The official election results were to be announced at 2 pm. The kids gathered in front of the TV, watching officials milling about Bomas of Kenya, from which the announcement was to come. It was one of those times that must drive TV producers mad. Nothing going on, but they can’t leave, lest the announcement come. Here are the Mji kids” Tylon is adjusting the picture. “Big” Mary, in the hat covering a very elaborate braid coiffure, Kamau, “Big” Patrick, Cynthia, Cyrus, in the Nanook of the North parka, and Ruth. On the back table Evelyn, “Small” Mary, Margaret, Wekesa, Marion and Beatrice. I believe all here are over 18, so voted for the first time.
They waited all afternoon and into the evening. At about 10:30 pm, the whole town seemed to erupt in shouts of joy. Evidently Naivasha is a strong Uhuru area. It was still going on when I turned off my light and blotted out the noise with an ipod book. By morning, when I walked down to get the paper, it was very quiet for a Saturday.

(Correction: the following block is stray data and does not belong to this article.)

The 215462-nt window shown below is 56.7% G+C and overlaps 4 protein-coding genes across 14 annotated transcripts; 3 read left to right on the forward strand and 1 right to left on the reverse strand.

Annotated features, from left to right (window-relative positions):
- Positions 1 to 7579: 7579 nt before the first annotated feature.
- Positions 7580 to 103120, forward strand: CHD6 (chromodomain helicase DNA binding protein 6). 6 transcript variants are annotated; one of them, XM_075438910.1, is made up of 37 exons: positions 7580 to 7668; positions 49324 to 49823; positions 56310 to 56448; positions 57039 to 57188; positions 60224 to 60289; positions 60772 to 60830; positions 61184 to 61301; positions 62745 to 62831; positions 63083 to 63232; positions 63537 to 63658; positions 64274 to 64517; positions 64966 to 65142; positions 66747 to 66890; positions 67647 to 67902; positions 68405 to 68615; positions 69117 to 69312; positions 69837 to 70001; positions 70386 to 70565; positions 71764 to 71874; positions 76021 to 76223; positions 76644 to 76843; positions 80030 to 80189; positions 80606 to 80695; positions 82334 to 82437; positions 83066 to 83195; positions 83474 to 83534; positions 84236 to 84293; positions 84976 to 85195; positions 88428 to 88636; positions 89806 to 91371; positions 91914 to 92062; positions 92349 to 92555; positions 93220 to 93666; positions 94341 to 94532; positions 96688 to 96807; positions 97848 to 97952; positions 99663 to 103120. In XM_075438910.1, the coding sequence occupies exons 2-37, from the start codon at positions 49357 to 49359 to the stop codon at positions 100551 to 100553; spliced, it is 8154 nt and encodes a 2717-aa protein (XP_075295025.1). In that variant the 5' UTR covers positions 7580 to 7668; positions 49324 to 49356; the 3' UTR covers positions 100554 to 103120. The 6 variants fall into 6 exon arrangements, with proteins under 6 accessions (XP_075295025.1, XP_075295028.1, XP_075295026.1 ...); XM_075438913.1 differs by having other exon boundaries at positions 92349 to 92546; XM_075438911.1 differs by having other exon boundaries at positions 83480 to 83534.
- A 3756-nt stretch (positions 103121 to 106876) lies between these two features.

Next summer we will be celebrating Cyrus’s completion of pharmacy school and Monica’s completion of nursing. More and more of the Mji kids are moving into the post-secondary pipeline, which means big money for a few years, but then it will slow down as they, too complete. Lucas will finish high school in 2020 and Joseph in 2023 (2027 for university!!!). By that time, the ETW alums will be covering those costs and more—we hope!!!
It’s wonderful to have met the 35 kids when they were really kids, back in 2005 and to have watched each one mature and find his or her way into the world. Some may not set the world on fire, but all are greatly better off for our efforts. I am so grateful to the many of you who have contributed to this wonderful program. In the big picture, it’s not a big deal, but to 35 kids, it has made their lives!!!
Pix tomorrow of our reunion.